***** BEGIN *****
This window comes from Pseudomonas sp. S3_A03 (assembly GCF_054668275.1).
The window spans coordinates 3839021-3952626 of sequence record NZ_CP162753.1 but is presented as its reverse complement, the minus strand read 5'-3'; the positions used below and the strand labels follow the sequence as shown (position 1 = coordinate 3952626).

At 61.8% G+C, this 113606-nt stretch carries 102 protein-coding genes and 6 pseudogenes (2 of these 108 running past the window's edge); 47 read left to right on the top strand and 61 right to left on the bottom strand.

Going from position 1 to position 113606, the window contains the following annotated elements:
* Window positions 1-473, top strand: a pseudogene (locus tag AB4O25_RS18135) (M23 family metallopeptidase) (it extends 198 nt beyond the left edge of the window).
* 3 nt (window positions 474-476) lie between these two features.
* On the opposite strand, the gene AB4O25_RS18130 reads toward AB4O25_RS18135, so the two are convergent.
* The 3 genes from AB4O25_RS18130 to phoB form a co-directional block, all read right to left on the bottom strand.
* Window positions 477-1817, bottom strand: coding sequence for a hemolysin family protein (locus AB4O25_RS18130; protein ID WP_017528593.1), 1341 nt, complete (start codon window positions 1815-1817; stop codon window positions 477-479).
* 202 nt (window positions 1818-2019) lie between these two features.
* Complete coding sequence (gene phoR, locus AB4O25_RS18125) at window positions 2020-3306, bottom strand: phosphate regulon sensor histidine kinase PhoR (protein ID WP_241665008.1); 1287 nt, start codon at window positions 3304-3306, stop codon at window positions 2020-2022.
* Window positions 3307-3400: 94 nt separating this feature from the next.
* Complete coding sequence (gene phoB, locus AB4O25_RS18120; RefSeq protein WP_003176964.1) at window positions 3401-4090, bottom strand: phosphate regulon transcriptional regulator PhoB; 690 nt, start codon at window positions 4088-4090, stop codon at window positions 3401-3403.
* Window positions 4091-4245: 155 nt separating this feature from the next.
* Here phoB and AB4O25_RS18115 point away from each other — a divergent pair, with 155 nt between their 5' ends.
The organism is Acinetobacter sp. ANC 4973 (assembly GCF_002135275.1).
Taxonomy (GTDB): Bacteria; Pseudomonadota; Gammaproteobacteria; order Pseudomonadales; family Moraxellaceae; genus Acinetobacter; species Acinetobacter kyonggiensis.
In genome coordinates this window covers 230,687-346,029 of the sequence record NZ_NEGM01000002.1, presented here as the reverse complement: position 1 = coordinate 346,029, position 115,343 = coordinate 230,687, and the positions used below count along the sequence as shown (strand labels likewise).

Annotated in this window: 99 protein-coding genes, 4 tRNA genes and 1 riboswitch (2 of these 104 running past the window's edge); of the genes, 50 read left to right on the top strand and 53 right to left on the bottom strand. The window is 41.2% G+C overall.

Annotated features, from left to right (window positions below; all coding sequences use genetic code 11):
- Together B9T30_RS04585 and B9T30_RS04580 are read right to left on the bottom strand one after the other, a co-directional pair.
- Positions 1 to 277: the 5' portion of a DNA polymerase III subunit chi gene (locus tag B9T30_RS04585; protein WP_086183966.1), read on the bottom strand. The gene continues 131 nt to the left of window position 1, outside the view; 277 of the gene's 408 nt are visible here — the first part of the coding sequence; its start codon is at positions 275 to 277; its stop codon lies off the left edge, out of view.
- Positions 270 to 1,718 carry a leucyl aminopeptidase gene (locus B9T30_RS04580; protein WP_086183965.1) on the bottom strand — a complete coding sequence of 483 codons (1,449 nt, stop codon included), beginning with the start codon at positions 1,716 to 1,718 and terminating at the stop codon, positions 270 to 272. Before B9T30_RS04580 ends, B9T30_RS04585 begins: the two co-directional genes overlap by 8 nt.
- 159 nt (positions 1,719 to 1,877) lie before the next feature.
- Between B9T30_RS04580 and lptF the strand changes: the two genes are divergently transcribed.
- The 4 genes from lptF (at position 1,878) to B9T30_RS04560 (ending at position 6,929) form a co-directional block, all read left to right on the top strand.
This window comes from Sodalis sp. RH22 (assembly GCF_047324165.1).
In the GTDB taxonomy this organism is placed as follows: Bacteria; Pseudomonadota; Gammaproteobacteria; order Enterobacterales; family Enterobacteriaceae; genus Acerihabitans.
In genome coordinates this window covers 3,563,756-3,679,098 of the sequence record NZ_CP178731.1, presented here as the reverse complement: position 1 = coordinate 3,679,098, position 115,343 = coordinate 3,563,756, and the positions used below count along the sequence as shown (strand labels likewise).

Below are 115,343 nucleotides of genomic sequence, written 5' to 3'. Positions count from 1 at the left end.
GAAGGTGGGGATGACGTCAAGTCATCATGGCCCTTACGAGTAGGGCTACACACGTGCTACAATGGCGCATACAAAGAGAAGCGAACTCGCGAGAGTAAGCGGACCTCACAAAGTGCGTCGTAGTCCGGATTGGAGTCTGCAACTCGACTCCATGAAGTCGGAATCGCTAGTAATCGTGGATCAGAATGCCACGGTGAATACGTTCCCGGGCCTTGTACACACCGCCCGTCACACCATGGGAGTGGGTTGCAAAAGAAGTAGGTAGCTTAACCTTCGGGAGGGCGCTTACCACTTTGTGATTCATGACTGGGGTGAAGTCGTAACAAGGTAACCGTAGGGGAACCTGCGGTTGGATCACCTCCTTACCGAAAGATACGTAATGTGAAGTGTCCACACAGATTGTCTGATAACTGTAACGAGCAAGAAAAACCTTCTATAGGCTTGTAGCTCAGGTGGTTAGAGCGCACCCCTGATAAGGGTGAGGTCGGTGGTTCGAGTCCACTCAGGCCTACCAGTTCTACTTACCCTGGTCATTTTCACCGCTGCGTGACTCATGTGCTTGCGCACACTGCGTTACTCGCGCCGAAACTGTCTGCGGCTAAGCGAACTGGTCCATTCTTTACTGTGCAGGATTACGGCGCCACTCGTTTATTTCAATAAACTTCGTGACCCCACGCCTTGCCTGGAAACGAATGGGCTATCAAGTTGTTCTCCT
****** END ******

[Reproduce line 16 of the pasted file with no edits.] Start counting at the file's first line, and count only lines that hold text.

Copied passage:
The organism is Acinetobacter sp. ANC 4973 (assembly GCF_002135275.1).